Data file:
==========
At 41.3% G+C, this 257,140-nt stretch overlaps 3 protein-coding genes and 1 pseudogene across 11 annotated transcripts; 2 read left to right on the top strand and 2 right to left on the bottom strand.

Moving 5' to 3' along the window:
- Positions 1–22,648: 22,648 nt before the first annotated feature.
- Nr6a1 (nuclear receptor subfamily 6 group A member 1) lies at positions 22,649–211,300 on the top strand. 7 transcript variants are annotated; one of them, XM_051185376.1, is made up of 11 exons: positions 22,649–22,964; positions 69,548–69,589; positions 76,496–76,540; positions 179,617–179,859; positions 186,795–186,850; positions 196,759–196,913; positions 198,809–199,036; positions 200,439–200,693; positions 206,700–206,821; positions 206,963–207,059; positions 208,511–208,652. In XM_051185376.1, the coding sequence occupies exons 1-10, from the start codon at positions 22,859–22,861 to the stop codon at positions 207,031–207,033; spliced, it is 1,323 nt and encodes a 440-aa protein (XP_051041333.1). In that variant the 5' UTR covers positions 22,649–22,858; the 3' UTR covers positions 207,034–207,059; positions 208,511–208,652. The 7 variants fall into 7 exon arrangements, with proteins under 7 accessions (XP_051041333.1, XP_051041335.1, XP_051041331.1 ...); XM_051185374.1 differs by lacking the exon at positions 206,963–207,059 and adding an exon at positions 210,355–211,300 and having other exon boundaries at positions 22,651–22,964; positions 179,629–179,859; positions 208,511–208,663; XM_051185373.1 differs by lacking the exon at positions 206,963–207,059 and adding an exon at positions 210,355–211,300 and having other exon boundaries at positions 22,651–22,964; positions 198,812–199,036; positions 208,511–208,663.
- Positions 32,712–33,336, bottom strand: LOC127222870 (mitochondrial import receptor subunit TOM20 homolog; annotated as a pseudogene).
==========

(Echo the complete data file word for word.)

At 41.3% G+C, this 257,140-nt stretch overlaps 3 protein-coding genes and 1 pseudogene across 11 annotated transcripts; 2 read left to right on the top strand and 2 right to left on the bottom strand.

Moving 5' to 3' along the window:
- Positions 1–22,648: 22,648 nt before the first annotated feature.
- Nr6a1 (nuclear receptor subfamily 6 group A member 1) lies at positions 22,649–211,300 on the top strand. 7 transcript variants are annotated; one of them, XM_051185376.1, is made up of 11 exons: positions 22,649–22,964; positions 69,548–69,589; positions 76,496–76,540; positions 179,617–179,859; positions 186,795–186,850; positions 196,759–196,913; positions 198,809–199,036; positions 200,439–200,693; positions 206,700–206,821; positions 206,963–207,059; positions 208,511–208,652. In XM_051185376.1, the coding sequence occupies exons 1-10, from the start codon at positions 22,859–22,861 to the stop codon at positions 207,031–207,033; spliced, it is 1,323 nt and encodes a 440-aa protein (XP_051041333.1). In that variant the 5' UTR covers positions 22,649–22,858; the 3' UTR covers positions 207,034–207,059; positions 208,511–208,652. The 7 variants fall into 7 exon arrangements, with proteins under 7 accessions (XP_051041333.1, XP_051041335.1, XP_051041331.1 ...); XM_051185374.1 differs by lacking the exon at positions 206,963–207,059 and adding an exon at positions 210,355–211,300 and having other exon boundaries at positions 22,651–22,964; positions 179,629–179,859; positions 208,511–208,663; XM_051185373.1 differs by lacking the exon at positions 206,963–207,059 and adding an exon at positions 210,355–211,300 and having other exon boundaries at positions 22,651–22,964; positions 198,812–199,036; positions 208,511–208,663.
- Positions 32,712–33,336, bottom strand: LOC127222870 (mitochondrial import receptor subunit TOM20 homolog; annotated as a pseudogene).